Perched on the hot seat with seven anglers to weigh in, Bill Weidler had no idea he’d win the YETI Bassmaster Elite at Lake St. Clair, and three weeks later he remains a bit incredulous he scored the breakthrough victory.
“It’s still surreal,” he said. “There’s times that I’ll sit on my couch and look at the trophy and can’t believe I have it. I’ll stumble across a post where somebody has a video of (emcee Dave Mercer) screaming out I won, and it still gives me chills. It’s just been unbelievable.”
Weidler was particularly stunned as his only clue that he was doing well on Championship Sunday were appearances on Bassmaster LIVE and analyst Mark Zona checking on his progress. He thought he might be among the top four, he said. But, unlike the previous three days, Weidler didn’t look at BASSTrakk after checking in. When wife, Darlene, and one of his sons approached before the weigh-in, he told them not to update him — he wanted to go in blind.
“The crazy thing is after checking in, I always looked at BASSTrakk,” he said. “I told her, ‘I don’t want to know.’ I had no idea I was leading the event. I didn’t know if I was fourth, second. I had no idea.”
Anyone following the unofficial leaderboard knew his bag, which ended up being the biggest of the day at 22 pounds, 13 ounces, had him 2 ounces ahead of Cory Johnston and 4 ounces up on three-day leader John Cox. So as he retained the leader’s hot seat the rest of the weigh-in, he was truthful in answering Mercer pessimistically that he probably needed a few more pounds.
“I wasn’t just saying that. I truly did not know where I was,” he said. “My nerves would have been worse if I had known I was leading on BASSTrakk. I went in at eighth, and I’m going up against Chris and Cory Johnston, who are the best at playing that game, and John Cox was leading by 3 pounds. I had no idea. No idea.”
While thinking the next angler up could easily supplant him, he said it got more intense as each failed to top his total of 86-7. Cory Johnston finished half a pound back, with Cox out 11 ounces, Clark Wendlandt 14 ounces and Jake Whitaker 1-5.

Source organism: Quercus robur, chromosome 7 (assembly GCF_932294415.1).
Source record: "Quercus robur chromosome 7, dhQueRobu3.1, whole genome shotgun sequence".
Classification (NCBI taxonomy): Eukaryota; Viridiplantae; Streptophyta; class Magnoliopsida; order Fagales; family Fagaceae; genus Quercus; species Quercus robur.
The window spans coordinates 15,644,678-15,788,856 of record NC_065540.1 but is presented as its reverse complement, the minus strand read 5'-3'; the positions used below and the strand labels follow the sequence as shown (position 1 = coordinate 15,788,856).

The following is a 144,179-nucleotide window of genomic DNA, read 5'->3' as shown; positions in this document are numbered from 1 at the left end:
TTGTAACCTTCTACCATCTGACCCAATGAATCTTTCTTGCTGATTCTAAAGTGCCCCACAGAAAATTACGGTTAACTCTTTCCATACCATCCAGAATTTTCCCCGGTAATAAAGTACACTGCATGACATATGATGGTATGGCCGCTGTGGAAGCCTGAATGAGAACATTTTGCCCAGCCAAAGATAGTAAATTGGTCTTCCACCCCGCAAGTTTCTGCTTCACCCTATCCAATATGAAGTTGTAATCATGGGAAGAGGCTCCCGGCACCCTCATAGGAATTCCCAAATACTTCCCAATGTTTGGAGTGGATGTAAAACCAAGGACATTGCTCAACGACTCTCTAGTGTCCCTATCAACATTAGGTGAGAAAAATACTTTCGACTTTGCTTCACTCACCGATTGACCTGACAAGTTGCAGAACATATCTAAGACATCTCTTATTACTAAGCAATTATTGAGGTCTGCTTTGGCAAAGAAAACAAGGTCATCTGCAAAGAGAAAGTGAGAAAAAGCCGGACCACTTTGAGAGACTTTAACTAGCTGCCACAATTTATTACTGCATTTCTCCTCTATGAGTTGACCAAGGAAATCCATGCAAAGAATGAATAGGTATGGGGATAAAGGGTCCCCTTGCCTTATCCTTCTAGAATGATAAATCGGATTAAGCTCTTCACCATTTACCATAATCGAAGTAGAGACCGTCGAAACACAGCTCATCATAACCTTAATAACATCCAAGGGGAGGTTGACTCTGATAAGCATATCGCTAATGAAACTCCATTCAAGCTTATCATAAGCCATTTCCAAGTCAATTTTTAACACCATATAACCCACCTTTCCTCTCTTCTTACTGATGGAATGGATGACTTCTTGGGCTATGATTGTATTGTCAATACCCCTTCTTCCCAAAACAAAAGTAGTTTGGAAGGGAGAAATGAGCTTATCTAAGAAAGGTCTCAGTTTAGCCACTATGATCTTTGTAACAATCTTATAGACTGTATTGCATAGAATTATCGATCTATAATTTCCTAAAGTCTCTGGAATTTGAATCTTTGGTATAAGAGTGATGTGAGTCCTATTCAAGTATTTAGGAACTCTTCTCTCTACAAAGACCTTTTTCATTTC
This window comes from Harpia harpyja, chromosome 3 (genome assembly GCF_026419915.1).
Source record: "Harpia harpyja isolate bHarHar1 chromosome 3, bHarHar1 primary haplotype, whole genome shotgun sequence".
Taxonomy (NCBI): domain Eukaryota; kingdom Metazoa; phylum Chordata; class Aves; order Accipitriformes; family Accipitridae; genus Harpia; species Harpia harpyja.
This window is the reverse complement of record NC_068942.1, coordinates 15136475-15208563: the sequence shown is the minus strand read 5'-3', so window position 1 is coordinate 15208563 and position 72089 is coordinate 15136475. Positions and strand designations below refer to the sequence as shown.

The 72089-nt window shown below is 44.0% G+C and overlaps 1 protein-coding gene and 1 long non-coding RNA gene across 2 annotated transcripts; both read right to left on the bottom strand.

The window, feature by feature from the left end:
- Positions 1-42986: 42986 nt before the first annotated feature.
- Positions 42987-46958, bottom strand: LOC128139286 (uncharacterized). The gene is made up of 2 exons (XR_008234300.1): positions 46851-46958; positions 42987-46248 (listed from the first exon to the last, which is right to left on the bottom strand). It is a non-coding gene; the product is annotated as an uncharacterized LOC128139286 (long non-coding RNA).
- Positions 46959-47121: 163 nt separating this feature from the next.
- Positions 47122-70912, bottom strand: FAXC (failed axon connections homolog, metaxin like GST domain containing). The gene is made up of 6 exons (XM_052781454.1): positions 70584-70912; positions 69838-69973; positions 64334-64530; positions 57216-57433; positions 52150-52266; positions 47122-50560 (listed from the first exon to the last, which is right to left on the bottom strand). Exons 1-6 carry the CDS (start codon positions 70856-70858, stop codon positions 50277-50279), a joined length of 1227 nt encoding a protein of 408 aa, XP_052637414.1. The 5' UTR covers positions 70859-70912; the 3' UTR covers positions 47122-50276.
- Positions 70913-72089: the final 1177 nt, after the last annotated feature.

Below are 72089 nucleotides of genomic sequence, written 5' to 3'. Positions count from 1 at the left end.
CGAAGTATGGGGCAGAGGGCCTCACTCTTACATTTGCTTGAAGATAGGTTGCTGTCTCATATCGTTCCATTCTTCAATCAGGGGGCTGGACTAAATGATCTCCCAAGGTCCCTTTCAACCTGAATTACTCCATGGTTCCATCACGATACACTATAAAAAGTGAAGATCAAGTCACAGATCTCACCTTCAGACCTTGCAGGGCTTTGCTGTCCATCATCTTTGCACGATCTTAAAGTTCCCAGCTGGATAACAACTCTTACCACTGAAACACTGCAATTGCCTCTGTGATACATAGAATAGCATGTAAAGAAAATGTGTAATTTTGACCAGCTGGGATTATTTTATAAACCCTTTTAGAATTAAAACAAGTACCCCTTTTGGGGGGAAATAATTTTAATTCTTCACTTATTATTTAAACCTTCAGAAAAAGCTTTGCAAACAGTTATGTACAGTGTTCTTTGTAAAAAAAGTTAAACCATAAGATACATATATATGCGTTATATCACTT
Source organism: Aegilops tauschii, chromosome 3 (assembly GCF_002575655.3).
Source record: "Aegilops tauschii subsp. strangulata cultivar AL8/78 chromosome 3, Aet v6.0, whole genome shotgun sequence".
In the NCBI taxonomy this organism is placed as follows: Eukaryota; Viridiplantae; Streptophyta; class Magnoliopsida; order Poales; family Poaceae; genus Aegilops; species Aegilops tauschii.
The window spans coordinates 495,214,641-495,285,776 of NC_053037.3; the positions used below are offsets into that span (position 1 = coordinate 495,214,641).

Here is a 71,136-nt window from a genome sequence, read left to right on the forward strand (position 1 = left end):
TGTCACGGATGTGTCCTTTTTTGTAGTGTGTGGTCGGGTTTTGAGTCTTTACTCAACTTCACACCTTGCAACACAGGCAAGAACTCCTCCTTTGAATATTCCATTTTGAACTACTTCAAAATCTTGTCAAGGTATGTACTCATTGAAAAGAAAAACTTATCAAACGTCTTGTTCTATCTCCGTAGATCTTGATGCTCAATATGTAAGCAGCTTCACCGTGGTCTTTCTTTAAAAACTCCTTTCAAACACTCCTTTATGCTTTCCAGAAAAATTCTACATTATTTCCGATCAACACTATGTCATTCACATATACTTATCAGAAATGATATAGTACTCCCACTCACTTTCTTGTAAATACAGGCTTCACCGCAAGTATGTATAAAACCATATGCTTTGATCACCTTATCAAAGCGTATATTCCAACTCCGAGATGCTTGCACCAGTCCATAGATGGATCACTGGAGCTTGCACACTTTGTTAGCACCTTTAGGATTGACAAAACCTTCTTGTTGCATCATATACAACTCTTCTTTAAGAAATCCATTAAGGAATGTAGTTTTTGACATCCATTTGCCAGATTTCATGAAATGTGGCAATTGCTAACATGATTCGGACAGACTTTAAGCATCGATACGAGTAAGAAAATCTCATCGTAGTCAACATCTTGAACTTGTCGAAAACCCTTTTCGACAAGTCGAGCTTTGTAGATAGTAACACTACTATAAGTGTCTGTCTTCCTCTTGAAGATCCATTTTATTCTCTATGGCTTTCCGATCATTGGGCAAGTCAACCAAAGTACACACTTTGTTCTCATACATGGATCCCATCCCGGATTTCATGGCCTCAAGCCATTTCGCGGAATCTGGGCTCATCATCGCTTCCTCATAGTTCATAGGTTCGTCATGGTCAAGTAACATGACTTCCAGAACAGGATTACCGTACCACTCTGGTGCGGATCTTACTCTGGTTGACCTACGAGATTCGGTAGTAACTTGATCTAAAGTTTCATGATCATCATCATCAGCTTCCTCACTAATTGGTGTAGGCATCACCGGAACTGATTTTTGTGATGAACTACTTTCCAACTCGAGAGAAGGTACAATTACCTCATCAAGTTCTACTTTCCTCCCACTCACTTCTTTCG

It was Weidler’s first victory in 40 B.A.S.S. events, and he proved to himself he was right in thinking he could compete on the Elite level.
“It means the world, not just to me but my wife and the family,” he said. “We have just put everything that we have trying to be successful, going through the hard times as well as the good times. It’s just means the world to us that we can get a victory. A lot of hard work, a lot of dedication, a lot of sacrifices on everybody’s part to try to make this happen.”
Equipment failures this year factored into Weidler being mired near the bottom of the Bassmaster Angler of the Year standings. Going into St. Clair, his outlook was to survive the final northern smallmouth event, but the pro from Helena, Ala., didn’t hold a sunny outlook.
“The struggle with the smallmouth, I was hoping I could just have a good event,” he said. “When we got done with Champlain and St. Lawrence, which I bombed both of those, I joked with my wife, ‘We got one more smallmouth event. I just got to make it through this event.’ That’s literally what was on my mind.”
It might have gotten a bit brighter when, hoping not to get chilled running, he shut down and discovered what would be the winning area in practice. With worries of potential mechanical issues, he checked in early each of the first two days with competitive bags of 20-8. His fortunate find in practice was paying off.